I took the train to Chicago yesterday afternoon for a class and parked at the Amtrak station in downtown Milwaukee, and it never fails – the car is always covered in huge blasts of bird shit when I return. Then this morning I stuck my hand in a big smear of it when I closed the car door. Awesome. I really hope it’s not a sign of things to come for today.
But anyway… I bet all you moms-to-be have heard how terribly important the birthing classes and birth plan are. I’m going to let you in on a little secret, though – they’re not. Gasp! I know I just turned your pregnancy world upside down with that revelation, so I’ll let you right yourselves before we continue…
See here’s the thing – labor and delivery is SO unpredictable (i guess unless you have a planned induction or c-section) that even if you have the way you want yours to go nailed down to a T with each minute planned out and choreographed to the perfect playlist, chances are that baby will flip you the bird and toss all your well-laid plans right out the window. He’ll be like birth plan? You expected me to follow a birth plan? Hahaha, suckers! Ready or not (no, we’re not!), here I come!!
Like I’ve said before, the actual labor and delivery process was what scared me the most when I was pregnant – what does it feel like, how much will it hurt, how long will it take, will I survive? (my answers: a lot of poop, a lot, 20 minutes, yes) So I did look into birthing classes. I mean after all, these people have gone through this numerous times so they should be able to give me some sort of hints about everything, right?
Well have you checked out those class schedules lately? At my hospital, at least, you had to go 2 hours a week for 6 weeks or 3 hours on a Friday night plus all day Saturday. Yeah right. Have you checked out our household schedule lately? We didn’t have time for that. Plus, getting R to attend a childbirth class? Hahahaha. Yeah, I might as well have tried to get him to take ballet lessons with me. Not a chance.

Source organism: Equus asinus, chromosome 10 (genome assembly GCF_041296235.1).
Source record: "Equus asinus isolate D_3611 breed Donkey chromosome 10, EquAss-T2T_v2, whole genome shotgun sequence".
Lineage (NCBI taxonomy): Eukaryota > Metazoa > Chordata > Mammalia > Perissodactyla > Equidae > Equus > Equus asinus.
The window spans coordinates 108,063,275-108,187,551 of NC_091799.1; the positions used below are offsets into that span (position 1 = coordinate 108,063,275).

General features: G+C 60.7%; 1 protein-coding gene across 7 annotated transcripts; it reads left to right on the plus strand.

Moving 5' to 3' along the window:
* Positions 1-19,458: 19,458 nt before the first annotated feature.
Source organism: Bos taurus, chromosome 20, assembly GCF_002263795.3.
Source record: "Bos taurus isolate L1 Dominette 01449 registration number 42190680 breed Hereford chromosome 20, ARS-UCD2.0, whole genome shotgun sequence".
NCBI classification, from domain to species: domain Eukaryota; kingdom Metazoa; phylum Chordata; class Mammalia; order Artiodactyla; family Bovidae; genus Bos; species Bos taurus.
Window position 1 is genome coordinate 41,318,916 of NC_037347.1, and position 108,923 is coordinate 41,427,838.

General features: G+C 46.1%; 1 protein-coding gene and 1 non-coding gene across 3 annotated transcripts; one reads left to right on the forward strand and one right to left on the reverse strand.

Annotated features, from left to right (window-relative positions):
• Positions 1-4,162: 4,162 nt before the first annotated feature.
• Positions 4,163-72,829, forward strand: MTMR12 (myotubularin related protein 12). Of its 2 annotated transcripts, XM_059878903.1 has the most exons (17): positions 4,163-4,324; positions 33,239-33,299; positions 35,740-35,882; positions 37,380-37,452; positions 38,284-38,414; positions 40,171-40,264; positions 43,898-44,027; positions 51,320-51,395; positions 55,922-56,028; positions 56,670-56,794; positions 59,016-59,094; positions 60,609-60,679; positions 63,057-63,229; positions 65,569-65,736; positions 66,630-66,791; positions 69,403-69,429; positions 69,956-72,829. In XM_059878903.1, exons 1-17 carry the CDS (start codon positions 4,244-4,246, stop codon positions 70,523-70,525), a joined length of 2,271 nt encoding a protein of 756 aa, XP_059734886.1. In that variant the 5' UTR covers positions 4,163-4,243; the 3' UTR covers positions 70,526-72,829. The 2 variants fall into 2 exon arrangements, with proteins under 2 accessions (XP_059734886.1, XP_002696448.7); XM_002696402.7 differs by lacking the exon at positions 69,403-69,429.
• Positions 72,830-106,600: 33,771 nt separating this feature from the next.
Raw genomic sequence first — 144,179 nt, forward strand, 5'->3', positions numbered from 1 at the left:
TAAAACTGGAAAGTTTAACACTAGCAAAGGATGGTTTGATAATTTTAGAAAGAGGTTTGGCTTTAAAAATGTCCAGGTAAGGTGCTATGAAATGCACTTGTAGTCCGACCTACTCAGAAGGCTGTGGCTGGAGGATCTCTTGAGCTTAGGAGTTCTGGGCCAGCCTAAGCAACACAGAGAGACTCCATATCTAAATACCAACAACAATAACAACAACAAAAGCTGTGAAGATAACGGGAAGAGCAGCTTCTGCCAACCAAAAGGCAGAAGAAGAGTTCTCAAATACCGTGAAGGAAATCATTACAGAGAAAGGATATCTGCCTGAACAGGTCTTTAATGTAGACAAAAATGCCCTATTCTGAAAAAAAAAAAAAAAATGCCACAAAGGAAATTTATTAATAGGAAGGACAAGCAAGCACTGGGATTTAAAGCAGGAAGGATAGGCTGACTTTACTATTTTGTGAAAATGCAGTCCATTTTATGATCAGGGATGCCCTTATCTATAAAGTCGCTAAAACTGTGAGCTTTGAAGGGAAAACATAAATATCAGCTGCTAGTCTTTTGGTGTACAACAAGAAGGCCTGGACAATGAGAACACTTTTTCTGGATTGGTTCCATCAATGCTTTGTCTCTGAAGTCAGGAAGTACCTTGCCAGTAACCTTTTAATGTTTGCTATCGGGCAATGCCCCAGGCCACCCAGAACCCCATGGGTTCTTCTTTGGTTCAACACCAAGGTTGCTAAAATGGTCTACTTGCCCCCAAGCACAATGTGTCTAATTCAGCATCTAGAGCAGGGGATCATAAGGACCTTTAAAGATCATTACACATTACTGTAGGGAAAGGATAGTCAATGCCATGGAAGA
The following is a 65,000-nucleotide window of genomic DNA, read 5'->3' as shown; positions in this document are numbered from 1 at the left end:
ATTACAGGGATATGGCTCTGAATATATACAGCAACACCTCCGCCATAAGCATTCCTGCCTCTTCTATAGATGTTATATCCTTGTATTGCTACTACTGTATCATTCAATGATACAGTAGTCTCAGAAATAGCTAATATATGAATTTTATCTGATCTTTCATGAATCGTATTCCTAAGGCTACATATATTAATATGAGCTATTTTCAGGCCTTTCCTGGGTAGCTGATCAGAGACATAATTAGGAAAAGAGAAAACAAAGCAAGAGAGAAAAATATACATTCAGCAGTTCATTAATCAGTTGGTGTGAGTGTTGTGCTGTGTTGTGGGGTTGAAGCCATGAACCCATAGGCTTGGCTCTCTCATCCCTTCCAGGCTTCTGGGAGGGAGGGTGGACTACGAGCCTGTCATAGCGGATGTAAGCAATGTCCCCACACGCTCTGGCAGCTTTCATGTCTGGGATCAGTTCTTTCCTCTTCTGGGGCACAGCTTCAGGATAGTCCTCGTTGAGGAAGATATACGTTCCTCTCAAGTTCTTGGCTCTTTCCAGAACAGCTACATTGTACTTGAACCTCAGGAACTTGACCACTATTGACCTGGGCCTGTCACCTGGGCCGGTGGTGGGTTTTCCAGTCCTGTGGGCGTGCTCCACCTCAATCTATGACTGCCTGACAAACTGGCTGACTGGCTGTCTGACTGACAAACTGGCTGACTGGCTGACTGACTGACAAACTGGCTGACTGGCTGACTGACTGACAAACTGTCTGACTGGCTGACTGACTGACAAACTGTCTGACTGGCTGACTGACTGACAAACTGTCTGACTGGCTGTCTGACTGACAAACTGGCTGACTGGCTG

Now I still wanted to learn at least a little something about this process that was going to put the contents of my insides on the outside, and my hospital did offer online childbirth classes, so I signed up for that instead. Too bad it cost the same amount as the in-person classes and basically told me the same things I had already read in my books and online. So I’m going to do you a favor and just tell you what you’d pay to learn in those classes. Well, at least my version of it anyway, lucky you!
- 10cm – that’s the magic number. Your cervix has to open that far, then the baby can come out. Here’s a totally harmless geometric representation of the expansion from 1-10cm to give you an idea of how big that is (no really, it’s just circles, not vaginas).
- There are 3 stages of labor – early (latent) labor (0-3cm. not really painful at all, can even unknowingly start weeks out from delivery whenever your cervix begins to dilate), active labor (3-7cm, usually lasts a couple hours. ok, it’s probably really starting to hurt. if you’re having an epidural you need to get it now, before you reach about 7cm), and transitional labor (7-10cm, generally the shortest phase. holy shit this is killing me! get this baby out!! fortunately now is when you do, and then it’s all over. drinks for everyone!)